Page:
Christians will make mistakes and can harbor error on this side of eternity. When errors arise what do we do? We must in the words of the apostle use gentleness in correcting those who are in opposition (2 Timothy 2:25) and to malign no one (Titus 3:2). Do they love the Lord evidenced by their words and deeds? Do they serve Him with a whole heart? Are they desirous to honor and glorify the Lord? If so, then let us be careful not to assassinate the character of anyone who may differ with us. We must always go to the Scriptures to determine the truth of a doctrine or practice that comes into question. Let us study, mediate, and pray over the Scriptures as we seek to arrive at truth. Let us seek grace to speak the truth in love and not cast aspersions on the character of a brother or sister who may differ with us.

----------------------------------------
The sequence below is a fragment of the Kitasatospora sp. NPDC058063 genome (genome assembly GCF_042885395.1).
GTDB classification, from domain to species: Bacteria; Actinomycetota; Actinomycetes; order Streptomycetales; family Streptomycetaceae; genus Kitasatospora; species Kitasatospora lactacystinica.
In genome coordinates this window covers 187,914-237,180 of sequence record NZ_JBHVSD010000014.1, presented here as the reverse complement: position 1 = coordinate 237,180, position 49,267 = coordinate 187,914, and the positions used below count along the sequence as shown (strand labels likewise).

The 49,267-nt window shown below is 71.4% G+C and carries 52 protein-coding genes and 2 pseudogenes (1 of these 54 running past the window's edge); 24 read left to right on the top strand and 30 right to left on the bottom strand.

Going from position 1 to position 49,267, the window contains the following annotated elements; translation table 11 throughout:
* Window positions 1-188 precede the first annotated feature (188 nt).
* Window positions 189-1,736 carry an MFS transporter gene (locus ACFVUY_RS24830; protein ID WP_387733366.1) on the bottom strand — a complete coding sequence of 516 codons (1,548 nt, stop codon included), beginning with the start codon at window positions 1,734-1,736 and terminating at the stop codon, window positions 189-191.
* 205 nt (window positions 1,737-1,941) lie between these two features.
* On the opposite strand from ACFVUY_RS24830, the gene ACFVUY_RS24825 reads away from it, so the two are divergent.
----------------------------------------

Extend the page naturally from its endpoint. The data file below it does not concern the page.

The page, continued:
However, more needs to be said. It is imperative that in matters of disagreement we are not found compromising the foundational truths of the Christian Faith. This is the crux of the matter in Second John where the crucial truth of the Person of Christ is addressed in verse seven. It would be spiritual shipwreck to compromise and spiritual suicide to deny such an essential truth. On the foundational tenets of the Faith such as the Person of Jesus Christ, His atoning death, His bodily resurrection, salvation by grace alone through faith, the infallibility, inerrancy, and authority of the Bible, and the Person and Work of the Holy Spirit we must not flinch.

Again it is crucial that we contest, overcome, and correct error by depending on the illumination of the Holy Spirit. We must depend on the Him, the Author of Scripture, as we diligently study the precious Word of the Living God. We must seek grace to be sure we are “accurately handling the word of truth” (see Acts 17:11, 19:9, 2 Timothy 2:25).